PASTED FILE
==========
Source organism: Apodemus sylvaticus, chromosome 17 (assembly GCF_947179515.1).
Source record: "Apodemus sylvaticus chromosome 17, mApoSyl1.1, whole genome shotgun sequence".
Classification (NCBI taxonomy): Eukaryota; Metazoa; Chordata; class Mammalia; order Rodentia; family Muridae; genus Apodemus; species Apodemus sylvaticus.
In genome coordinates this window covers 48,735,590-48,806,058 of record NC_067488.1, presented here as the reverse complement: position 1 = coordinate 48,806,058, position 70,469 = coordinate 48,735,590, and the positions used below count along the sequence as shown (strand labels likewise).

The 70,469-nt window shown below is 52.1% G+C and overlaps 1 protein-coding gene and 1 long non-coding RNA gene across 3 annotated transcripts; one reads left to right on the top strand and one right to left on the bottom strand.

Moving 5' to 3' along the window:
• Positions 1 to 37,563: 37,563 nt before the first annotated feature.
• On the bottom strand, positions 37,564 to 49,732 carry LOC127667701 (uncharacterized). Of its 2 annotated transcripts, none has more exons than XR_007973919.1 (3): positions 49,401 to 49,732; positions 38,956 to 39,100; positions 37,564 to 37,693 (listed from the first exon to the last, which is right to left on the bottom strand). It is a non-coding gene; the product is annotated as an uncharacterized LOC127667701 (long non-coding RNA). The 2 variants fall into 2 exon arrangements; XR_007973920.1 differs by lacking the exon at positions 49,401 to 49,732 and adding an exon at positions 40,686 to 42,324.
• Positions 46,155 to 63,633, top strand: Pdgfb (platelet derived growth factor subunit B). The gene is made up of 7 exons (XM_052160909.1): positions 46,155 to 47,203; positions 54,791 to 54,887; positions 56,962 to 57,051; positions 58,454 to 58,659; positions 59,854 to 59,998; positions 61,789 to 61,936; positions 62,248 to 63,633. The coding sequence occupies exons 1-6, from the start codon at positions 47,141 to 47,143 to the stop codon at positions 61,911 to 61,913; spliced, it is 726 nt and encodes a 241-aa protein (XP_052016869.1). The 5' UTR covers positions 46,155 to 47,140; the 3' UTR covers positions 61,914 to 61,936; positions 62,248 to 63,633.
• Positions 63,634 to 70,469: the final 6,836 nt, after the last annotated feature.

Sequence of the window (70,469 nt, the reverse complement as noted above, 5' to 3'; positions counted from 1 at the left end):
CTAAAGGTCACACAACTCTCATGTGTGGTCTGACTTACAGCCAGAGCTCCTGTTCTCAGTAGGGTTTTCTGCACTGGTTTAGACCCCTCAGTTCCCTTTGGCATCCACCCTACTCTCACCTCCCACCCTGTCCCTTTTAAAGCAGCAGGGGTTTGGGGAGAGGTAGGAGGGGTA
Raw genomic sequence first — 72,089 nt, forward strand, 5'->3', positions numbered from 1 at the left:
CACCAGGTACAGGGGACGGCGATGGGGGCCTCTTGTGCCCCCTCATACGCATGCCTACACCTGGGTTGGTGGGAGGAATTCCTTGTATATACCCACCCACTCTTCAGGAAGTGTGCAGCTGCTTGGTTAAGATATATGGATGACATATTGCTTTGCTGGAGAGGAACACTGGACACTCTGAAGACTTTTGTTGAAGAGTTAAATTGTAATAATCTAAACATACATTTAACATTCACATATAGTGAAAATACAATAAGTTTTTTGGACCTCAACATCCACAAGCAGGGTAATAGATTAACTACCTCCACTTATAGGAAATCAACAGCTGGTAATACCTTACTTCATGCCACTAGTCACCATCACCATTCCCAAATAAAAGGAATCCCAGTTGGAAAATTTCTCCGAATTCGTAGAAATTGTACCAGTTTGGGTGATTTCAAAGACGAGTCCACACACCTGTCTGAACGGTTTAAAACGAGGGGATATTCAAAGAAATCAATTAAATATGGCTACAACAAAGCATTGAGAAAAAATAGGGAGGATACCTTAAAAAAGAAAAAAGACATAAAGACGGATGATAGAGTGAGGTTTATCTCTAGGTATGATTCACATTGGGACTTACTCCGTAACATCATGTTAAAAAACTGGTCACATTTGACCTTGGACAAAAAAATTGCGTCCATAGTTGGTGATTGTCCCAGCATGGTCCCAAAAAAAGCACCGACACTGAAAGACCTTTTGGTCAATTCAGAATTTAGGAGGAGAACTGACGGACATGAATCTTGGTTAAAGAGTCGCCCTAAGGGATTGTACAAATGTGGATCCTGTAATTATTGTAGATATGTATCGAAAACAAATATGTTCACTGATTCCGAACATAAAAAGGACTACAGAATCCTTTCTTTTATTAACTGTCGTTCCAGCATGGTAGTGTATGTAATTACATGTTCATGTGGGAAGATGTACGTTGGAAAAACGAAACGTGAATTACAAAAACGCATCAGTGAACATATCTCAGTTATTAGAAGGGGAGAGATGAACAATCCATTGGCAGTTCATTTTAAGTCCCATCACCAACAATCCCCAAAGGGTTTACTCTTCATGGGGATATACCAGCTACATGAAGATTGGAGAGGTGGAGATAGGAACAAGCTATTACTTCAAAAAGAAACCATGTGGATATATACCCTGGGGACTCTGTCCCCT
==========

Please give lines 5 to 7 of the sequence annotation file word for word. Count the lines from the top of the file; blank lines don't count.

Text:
The 70,469-nt window shown below is 52.1% G+C and overlaps 1 protein-coding gene and 1 long non-coding RNA gene across 3 annotated transcripts; one reads left to right on the top strand and one right to left on the bottom strand.

Moving 5' to 3' along the window:
• Positions 1 to 37,563: 37,563 nt before the first annotated feature.